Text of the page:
Bread is one of my favorite things to make. There’s something about the hands on kneading part that I love. Beside the fact you can make what you want, how you want it. Homemade bread is not hard to make it can take some time but most of it is hands off.
One of the main concerns I hear about is the yeast and the fear of killing it. If the water feels how when running over your wrist it is too hot. The other way to tell is stick your finger in it and count slowly to ten. If you want to pull your finger out or it feels hot, your water is too hot. Your finger should feel a little cooler from the water. Or if you are really technical you can get a thermometer to check.
This is a multigrain loaf and one of my favorites the base recipe comes from a Hobby Farms bread magazine I picked up a couple of years ago. It has some great recipes for home bread bakers of all sorts. I have modified the recipe a bit to suit my tastes and accommodate what I have on hand. Feel free to substitute with the millet and nigella (black onion seeds) and use what you have on hand that is seedy or nut like.
This bread makes some of the best toast in the world and avocado toast with it is stellar. One more note do not rush the rise times and go longer if you need to. This is a heavy and dense bread which means it will rise slowly especially on the first rise. Feel free to tweet me or facebook me if you have questions or trouble shooting.
1/2 cup lukewarm water
4 1/2 teaspoons yeast (or 2 packets)
Put in small bowl and let sit for 10 minutes to soften and get bubbly. You can put a bit of honey or sugar in to help activate the yeast.
Next gather up the dry ingredients
1 1/2 cups plus 4 to 5 cups whole wheat flour
1 1/2 cups whole grain rye flour
1 cup old fashioned oats
1 cup multi-grain cereal (such as Bob’s Red Mill, I buy mine from the co-op bulk bins)
1/2 cup wheat bran or oat bran. (original uses wheat germ)
1/4 cup vital wheat gluten
1/4 cup ground flax seed
Now that we have all that gathered up we can start on the wet.
2 1/2 cups warm water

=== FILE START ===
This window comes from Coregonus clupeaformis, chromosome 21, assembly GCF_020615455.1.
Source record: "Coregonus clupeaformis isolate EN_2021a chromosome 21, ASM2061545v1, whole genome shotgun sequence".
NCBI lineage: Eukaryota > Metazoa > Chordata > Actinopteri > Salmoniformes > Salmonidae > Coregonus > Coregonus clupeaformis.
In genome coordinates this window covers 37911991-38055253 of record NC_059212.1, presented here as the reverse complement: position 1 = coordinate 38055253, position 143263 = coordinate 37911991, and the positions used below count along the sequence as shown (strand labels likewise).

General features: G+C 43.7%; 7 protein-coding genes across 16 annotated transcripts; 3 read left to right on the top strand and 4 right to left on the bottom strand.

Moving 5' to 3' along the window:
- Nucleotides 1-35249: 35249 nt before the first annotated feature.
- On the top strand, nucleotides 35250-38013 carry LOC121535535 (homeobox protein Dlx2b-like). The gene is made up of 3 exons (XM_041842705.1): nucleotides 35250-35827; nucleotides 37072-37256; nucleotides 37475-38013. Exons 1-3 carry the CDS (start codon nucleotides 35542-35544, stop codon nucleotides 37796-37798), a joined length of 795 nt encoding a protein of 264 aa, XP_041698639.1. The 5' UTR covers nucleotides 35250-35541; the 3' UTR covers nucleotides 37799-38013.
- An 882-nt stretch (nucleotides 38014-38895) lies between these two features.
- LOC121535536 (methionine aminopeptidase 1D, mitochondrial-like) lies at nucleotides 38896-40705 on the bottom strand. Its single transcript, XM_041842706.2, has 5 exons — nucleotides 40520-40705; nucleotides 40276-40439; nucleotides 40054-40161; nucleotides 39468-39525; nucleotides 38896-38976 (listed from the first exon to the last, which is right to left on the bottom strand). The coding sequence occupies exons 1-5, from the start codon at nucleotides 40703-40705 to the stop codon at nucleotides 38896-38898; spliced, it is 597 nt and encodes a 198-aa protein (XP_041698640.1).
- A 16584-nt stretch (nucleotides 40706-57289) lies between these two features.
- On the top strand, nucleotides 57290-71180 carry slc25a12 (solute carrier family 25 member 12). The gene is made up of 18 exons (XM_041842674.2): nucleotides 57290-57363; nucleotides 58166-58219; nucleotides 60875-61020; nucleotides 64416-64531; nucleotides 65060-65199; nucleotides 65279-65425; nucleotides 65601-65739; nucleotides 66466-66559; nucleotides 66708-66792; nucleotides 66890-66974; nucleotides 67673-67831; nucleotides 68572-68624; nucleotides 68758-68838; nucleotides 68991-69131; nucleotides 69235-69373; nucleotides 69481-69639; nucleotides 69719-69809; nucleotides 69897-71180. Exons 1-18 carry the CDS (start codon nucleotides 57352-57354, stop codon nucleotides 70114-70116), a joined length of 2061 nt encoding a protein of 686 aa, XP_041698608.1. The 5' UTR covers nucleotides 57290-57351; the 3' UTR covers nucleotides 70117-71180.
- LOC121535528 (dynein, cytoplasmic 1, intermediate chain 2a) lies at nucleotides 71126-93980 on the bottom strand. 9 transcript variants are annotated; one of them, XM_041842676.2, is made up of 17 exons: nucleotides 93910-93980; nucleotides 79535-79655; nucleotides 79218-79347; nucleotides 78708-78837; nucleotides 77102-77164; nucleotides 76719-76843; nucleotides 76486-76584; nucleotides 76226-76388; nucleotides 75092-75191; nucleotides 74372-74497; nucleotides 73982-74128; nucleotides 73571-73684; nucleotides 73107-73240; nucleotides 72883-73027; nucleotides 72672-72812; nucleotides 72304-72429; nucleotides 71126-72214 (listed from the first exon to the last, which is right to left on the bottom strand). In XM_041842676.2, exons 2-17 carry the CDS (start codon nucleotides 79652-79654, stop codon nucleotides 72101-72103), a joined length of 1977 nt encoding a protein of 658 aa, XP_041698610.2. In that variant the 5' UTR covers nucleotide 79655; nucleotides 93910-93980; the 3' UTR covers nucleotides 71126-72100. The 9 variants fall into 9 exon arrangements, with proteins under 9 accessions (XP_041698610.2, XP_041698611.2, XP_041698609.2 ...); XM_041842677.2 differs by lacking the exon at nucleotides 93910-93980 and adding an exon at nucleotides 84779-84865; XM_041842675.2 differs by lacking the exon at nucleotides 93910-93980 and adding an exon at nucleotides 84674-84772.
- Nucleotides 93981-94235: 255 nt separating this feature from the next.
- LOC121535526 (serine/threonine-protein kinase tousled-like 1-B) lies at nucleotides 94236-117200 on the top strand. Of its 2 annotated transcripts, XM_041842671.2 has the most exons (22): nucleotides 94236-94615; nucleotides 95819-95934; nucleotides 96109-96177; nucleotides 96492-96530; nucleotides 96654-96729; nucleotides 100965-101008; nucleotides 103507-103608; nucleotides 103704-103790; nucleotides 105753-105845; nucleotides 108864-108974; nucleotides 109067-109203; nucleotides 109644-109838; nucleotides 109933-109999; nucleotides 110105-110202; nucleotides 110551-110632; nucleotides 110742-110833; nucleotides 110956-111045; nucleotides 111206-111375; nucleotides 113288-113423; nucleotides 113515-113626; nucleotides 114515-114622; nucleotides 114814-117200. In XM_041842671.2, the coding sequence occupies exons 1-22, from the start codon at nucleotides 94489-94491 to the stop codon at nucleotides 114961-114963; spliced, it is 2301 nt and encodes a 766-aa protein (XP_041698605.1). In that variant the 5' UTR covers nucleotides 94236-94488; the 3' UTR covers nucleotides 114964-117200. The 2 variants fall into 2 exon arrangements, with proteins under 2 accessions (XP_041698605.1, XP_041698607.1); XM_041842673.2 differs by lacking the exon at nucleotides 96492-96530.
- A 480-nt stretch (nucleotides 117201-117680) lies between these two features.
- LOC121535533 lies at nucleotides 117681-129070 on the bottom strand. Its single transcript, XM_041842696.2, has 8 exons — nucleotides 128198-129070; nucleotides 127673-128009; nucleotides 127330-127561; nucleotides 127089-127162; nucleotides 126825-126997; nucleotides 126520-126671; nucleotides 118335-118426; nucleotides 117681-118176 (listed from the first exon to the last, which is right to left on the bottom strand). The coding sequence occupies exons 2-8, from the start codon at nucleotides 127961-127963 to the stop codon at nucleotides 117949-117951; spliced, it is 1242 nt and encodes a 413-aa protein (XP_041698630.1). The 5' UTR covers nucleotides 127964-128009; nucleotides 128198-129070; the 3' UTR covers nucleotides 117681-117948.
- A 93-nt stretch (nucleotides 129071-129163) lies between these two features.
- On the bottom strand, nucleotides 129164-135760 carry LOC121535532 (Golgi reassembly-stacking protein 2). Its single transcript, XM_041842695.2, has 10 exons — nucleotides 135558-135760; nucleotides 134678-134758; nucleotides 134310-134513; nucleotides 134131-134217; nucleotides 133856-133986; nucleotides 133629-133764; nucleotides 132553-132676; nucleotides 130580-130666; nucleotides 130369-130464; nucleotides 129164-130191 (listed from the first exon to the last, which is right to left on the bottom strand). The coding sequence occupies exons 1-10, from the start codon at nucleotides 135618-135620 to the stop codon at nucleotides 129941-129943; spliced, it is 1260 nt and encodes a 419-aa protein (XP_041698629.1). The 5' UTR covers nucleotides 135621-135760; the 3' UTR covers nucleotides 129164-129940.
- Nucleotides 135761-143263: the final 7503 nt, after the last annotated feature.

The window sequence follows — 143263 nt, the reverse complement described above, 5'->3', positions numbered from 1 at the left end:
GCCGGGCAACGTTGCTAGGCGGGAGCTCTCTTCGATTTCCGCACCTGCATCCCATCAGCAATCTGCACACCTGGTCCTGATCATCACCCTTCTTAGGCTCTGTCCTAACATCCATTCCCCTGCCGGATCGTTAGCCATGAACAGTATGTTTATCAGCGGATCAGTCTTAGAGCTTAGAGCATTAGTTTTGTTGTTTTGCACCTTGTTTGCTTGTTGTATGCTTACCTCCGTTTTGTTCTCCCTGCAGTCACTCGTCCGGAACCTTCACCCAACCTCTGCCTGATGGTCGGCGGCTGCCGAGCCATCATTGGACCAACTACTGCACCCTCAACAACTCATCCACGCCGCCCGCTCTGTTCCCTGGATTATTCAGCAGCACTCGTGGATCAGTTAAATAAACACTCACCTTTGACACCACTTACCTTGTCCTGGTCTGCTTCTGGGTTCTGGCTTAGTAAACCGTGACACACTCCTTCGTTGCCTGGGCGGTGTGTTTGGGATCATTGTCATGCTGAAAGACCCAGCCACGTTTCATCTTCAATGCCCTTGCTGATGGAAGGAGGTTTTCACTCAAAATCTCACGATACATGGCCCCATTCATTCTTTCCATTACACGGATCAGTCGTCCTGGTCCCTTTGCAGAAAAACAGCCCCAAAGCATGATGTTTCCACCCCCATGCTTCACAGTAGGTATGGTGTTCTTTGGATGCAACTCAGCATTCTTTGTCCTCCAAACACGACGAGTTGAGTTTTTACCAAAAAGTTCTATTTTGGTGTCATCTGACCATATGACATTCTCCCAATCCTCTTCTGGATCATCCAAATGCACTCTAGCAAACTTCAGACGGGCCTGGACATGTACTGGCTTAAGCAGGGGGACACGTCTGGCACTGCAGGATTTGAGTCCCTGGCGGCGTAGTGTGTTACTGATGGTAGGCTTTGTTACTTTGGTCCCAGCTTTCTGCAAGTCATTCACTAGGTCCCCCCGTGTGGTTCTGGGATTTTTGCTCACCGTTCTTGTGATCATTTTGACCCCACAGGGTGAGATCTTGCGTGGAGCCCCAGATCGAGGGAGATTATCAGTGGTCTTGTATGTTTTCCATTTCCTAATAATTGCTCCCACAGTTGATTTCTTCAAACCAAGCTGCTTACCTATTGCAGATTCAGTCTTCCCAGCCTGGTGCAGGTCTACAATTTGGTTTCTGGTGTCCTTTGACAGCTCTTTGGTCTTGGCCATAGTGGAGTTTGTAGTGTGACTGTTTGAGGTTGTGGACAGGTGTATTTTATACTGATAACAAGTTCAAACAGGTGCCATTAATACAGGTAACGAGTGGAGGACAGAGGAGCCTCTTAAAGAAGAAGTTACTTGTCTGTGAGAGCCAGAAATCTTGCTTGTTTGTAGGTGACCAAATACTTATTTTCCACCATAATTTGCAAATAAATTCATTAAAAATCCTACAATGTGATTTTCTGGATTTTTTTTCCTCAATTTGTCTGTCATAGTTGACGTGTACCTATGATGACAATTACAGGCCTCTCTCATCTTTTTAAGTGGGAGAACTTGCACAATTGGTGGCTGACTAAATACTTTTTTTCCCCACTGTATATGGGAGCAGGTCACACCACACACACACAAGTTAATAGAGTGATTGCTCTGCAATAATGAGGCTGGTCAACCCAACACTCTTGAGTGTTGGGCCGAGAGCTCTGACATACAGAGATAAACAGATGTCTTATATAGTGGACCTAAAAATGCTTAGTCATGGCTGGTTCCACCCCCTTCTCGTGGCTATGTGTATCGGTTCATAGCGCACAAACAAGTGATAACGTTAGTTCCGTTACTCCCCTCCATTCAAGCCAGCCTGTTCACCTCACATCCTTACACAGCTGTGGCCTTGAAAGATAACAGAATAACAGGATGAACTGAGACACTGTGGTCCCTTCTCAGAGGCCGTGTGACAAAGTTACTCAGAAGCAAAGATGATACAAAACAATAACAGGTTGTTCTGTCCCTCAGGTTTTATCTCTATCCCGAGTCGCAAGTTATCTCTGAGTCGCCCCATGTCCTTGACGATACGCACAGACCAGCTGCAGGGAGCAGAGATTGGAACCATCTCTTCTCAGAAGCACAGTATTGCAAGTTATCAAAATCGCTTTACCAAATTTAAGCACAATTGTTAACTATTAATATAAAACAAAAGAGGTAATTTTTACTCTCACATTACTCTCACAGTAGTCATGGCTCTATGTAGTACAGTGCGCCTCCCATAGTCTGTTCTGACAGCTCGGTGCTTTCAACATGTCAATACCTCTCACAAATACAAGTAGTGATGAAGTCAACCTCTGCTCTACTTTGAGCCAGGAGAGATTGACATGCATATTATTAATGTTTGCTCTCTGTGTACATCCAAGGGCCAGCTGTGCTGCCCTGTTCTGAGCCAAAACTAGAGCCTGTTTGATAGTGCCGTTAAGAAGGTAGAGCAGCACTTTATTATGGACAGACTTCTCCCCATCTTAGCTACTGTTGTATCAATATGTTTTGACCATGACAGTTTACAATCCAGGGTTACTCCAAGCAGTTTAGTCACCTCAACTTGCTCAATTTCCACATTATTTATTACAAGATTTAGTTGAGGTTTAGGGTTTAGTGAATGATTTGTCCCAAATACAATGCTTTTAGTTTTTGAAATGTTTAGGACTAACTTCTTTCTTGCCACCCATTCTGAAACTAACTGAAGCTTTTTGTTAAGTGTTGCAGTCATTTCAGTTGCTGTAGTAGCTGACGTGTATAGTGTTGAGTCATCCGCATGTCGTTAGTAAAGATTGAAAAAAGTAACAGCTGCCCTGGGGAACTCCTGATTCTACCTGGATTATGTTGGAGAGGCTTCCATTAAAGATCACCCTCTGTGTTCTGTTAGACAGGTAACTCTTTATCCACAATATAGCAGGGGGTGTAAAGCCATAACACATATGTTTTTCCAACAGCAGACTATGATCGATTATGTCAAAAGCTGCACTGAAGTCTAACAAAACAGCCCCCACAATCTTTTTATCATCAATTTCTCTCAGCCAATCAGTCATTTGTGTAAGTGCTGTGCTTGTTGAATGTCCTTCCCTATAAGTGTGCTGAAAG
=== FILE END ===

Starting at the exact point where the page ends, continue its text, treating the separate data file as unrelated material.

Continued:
1/2 cup honey or brown rice syrup
Put in big bowl and mix until honey is dissolved. Make sure your water is not too hot, let cool if you need to. Add yeast, 1 1/2 cups whole wheat, and the the rest of your dry ingredients. Mix it all in. Dough should still be very wet at this point. Keep adding in whole wheat 1/2 cup to a cup at a time. Dough will start holding together and be workable. It will also remain slightly sticky, if it losses its sticky you put too much flour in, err on the side of too little flour if you are unsure.
Knead bread for 10 to 15 minutes by hand, it will be smooth and a little tacky when done. Use flour as needed to keep from sticking to counter and you. Grease a large bowl and cover with damp tea cloth, set in a warm and draft free place. I use the bowl I mix the bread in. It works just fine and I don’t have to dirty a second big bowl. This rising process will take two to three hours. You know the dough is ready when it has some levity to it and if you gently insert your finger into it the dough does not pop back.
While dough is rising gather the following:
1/4 cups Millet ( or sunflower seeds use a 1/2 cup)
1/4 cup Nigella seeds ( or walnuts use 1/2 cup)
2 teaspoons salt
Once dough has raised. Punch down and let rest for ten minute, this will make the second kneading process easier. Spread dough on counter and sprinkle salt, the millet and the Nigella seeds over it and knead for about 5 minutes. The seeds and salt will be well distributed through out the dough when ready. Let rest again for ten minutes.
Place on piece of parchment or baking sheet to rise, slash top with an X. Cover and let rise for 30 to 40 minutes. Preheat oven to 425. If using a baking stone put it in when you start the preheat. (I do parchment paper & baking stone. Gently lift bread on the parchment and put it on the baking stone.) Once dough has risen put in oven and cook 20 minutes at 425. Than lower temperature to 375 and bake for another 20 to 30 minutes.